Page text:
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Bowery Capital > Insights  > Sunday B2B Book Review: Hit Refresh by Satya Nadella

Sunday B2B Book Review: Hit Refresh by Satya Nadella

book review of Hit RefreshAnother Sunday here at Bowery Capital means another book review. This week we feature a book review of Hit Refresh by Satya Nadella. Nadella is a household name to everyone who reads our blog and likely needs no introduction. He became the third CEO of Microsoft in 2014 and has done an incredible job moving Microsoft from a personal computing originator to a suite of best-in-class platforms and services for a mobile-first, cloud-first world. Why do a book review of Hit Refresh and Microsoft? Nadella is relevant to this community mostly due to his widespread accomplishments in a business hardware and software setting. One of Nadella’s greatest accomplishments was pioneering the “Cloud Computing” division (now Microsoft Azure). The annual business did $16.6B in 2011, when he was just appointed its head and in a matter of three years, the turnover saw a significant increase to around $20.6B mostly due to his changes. He ran Research & Development. He ran the Systems & Tools business within Microsoft. All in, he is a business-to-business practitioner and knows the ecosystem well.

We give the book a 4.5 out of 5.0. The book offers a great understanding of Nadella’s path to the CEO seat at Microsoft. He didn’t have any prior experience as a CEO and some of the lessons for emerging managers and executives are excellent. Readers get an inside look in how Microsoft is reinventing itself and also how Nadella brought Bill Gates back into the company in a more structured and active manner. Below were a few key takeaways from our book review of Hit Refresh.

1. Be Mindful Of The CEO Disease As Your Company Grows. Nadella talks a fair amount about personal stories and his own journey but one instance stuck with us. In companies that are transitioning (i.e. Microsoft) or growing quickly, it is often the case that when people have experienced great success, it goes to their head and makes them feel infallible. A major symptom of what Dr. Carol Dweck calls the “CEO Disease” is seen when a leader, due to pride or fear or failure, keeps repeating the same actions long after they have stopped working. Nadella keyed into this very early on in his tenure and gives some great advice to individuals around this concept. Becoming a learner goes a long way. Listening rather than talking helps too. Finally, engaging the entire organization in this learning was the best way Nadella solved some of the major issues happening at the time and limited his “CEO Disease.”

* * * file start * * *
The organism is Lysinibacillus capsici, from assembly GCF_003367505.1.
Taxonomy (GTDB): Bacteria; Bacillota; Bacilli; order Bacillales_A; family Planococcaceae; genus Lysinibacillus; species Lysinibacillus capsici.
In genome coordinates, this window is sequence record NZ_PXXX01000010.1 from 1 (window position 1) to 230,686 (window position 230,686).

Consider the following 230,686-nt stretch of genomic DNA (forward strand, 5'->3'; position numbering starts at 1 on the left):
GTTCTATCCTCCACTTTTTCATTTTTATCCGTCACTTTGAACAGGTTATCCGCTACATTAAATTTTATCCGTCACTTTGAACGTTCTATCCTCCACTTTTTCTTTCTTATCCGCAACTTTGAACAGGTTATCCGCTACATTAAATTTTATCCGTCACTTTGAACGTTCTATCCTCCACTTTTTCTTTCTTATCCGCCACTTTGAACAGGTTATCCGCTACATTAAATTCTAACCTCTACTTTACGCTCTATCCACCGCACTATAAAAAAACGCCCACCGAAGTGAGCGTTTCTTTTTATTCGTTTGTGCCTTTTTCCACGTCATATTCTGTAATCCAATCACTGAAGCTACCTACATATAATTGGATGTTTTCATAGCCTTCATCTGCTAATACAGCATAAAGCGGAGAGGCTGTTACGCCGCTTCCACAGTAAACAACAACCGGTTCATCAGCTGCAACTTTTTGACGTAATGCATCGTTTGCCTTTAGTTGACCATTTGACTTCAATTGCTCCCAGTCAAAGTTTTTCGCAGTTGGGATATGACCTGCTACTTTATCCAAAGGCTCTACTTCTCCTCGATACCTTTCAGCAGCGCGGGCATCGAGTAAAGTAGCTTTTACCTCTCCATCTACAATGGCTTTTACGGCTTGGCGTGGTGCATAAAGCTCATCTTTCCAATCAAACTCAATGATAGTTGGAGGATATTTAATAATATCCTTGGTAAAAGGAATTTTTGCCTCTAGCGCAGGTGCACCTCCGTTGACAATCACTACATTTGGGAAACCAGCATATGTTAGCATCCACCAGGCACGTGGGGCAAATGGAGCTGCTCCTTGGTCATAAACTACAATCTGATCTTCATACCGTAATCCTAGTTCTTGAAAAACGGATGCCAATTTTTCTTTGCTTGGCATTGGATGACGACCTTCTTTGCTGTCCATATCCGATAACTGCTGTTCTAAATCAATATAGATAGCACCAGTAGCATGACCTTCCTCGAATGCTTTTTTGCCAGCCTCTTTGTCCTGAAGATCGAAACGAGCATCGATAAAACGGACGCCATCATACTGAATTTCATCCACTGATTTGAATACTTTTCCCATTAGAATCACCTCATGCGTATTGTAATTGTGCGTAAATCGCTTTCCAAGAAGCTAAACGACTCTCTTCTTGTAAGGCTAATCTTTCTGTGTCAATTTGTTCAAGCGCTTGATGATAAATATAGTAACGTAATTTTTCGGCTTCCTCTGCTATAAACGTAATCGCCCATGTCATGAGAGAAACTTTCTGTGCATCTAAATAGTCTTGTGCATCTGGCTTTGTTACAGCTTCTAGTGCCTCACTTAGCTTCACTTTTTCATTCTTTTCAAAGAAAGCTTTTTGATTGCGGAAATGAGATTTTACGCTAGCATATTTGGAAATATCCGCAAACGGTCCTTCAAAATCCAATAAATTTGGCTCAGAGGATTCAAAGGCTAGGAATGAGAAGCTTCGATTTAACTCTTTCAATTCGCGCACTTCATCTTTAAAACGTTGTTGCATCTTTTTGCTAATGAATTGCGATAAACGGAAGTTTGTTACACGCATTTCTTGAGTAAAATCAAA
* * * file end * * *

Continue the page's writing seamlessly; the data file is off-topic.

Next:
2. Trust Will Allow People To Build Their Own Escape Fire. There are a lot of book mentions within the work, but one really stood out to us. Nadella mentions the impact that Young Men & Fire by Norman Maclean had on him. The book is an extremely detailed account of the fire tragedy at Mann Gulch that happened in August 1949. The US Forest Service’s elite airborne firefighters, called The Smoke Jumpers, put together a crack team of 15 firefighters to control a forest fire. These Smoke Jumpers parachuted into the fire zone and only three of them survived the exercise after a 2 hours struggle with the fire. Fireman Wagner Dodge survived the fire by building an escape fire. He literally lit his own fire within the larger one that he was engulfed in, and then hid within the ashes and embers. None of his team members followed him. Nadella believes that Dodge did not build trust within the team and because his team did not trust him, Dodge could not convince his team members to build their own escape fire, and thus they perished in the fire. For Nadella, the counterintuitive escape fire equivalent in Microsoft was to shift the organization from the servers business that brought most of the revenue, to focus on the cloud business that had negligible revenue. Like Dodge, he knew he had the right knowledge to save people (Microsoft) but unlike Dodge, Nadella wanted to ensure that Microsoft employees understood the context of the need to switch to cloud, and trusted their leader. We won’t get into the details in our book review of Hit Refresh, but as you can guess he built a lot of trust within the organization and the teams followed.

3. Business Leaders Should Have More Sympathy & Openness. The book is a blueprint for business leaders seeking to understand Nadella’s management style, including his focus on empathy and continuous learning. He describes one of his more unpopular internal decisions, when he invited some lower-ranking leaders (whose companies had been acquired by Microsoft) to the annual retreat typically reserved for senior executives. It turned out well, but not without some culture shock for some top leaders. Most of the approaches that Nadella takes are very different from his predecessor Steve Ballmer who led with fire and competitive spirit. One of the bigger takeaways of our book review of Hit Refresh is that management often has different styles of ownership, leadership, and focus and there is really no singular way to do things..

If you liked “Sunday B2B Book Review: Hit Refresh by Satya Nadella” and want to read more content from the Bowery Capital Team, check out other relevant posts from the Bowery Capital Blog.

 

Michael Brown
Michael Brown
Michael is a Founder & Managing Partner at Bowery Capital based in New York. Prior to Bowery Capital, Brown was a Co-Founder and General Partner at AOL Ventures. Before AOL Ventures, Brown worked for the investment arm of Richard Branson’s Virgin Group. He began his career at Morgan Stanley as an equity research analyst. Outside of his professional life, Brown serves on the Board of Directors of the National Forest Foundation and the Columbia College Alumni Association. He holds a B.A. from Columbia University.